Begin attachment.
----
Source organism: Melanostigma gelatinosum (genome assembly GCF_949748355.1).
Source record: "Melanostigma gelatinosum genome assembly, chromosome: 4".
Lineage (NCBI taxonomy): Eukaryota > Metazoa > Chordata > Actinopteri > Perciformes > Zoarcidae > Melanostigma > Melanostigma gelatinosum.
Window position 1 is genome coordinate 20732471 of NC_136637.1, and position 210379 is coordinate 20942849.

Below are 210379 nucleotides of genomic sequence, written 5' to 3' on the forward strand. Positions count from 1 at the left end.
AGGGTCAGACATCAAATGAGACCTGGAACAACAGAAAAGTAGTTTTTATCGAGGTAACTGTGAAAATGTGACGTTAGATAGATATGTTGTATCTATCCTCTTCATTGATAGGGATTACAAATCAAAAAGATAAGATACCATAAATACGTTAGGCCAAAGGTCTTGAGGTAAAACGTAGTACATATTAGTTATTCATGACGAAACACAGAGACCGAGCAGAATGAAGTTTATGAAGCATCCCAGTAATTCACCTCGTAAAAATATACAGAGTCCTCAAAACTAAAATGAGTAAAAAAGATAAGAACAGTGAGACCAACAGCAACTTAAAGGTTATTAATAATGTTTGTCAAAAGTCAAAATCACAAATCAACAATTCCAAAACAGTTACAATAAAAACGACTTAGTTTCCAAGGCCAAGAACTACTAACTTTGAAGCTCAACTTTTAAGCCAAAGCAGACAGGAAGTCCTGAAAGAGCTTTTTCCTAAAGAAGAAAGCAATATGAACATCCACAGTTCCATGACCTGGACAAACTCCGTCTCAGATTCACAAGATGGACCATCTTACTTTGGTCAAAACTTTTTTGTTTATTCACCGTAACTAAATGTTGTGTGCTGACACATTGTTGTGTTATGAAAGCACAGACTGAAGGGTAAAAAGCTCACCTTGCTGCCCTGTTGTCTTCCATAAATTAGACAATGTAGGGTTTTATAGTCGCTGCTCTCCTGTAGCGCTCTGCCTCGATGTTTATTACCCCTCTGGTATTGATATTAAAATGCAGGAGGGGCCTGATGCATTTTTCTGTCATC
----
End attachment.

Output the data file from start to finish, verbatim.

Source organism: Melanostigma gelatinosum (genome assembly GCF_949748355.1).
Source record: "Melanostigma gelatinosum genome assembly, chromosome: 4".
Lineage (NCBI taxonomy): Eukaryota > Metazoa > Chordata > Actinopteri > Perciformes > Zoarcidae > Melanostigma > Melanostigma gelatinosum.
Window position 1 is genome coordinate 20732471 of NC_136637.1, and position 210379 is coordinate 20942849.

Below are 210379 nucleotides of genomic sequence, written 5' to 3' on the forward strand. Positions count from 1 at the left end.
AGGGTCAGACATCAAATGAGACCTGGAACAACAGAAAAGTAGTTTTTATCGAGGTAACTGTGAAAATGTGACGTTAGATAGATATGTTGTATCTATCCTCTTCATTGATAGGGATTACAAATCAAAAAGATAAGATACCATAAATACGTTAGGCCAAAGGTCTTGAGGTAAAACGTAGTACATATTAGTTATTCATGACGAAACACAGAGACCGAGCAGAATGAAGTTTATGAAGCATCCCAGTAATTCACCTCGTAAAAATATACAGAGTCCTCAAAACTAAAATGAGTAAAAAAGATAAGAACAGTGAGACCAACAGCAACTTAAAGGTTATTAATAATGTTTGTCAAAAGTCAAAATCACAAATCAACAATTCCAAAACAGTTACAATAAAAACGACTTAGTTTCCAAGGCCAAGAACTACTAACTTTGAAGCTCAACTTTTAAGCCAAAGCAGACAGGAAGTCCTGAAAGAGCTTTTTCCTAAAGAAGAAAGCAATATGAACATCCACAGTTCCATGACCTGGACAAACTCCGTCTCAGATTCACAAGATGGACCATCTTACTTTGGTCAAAACTTTTTTGTTTATTCACCGTAACTAAATGTTGTGTGCTGACACATTGTTGTGTTATGAAAGCACAGACTGAAGGGTAAAAAGCTCACCTTGCTGCCCTGTTGTCTTCCATAAATTAGACAATGTAGGGTTTTATAGTCGCTGCTCTCCTGTAGCGCTCTGCCTCGATGTTTATTACCCCTCTGGTATTGATATTAAAATGCAGGAGGGGCCTGATGCATTTTTCTGTCATC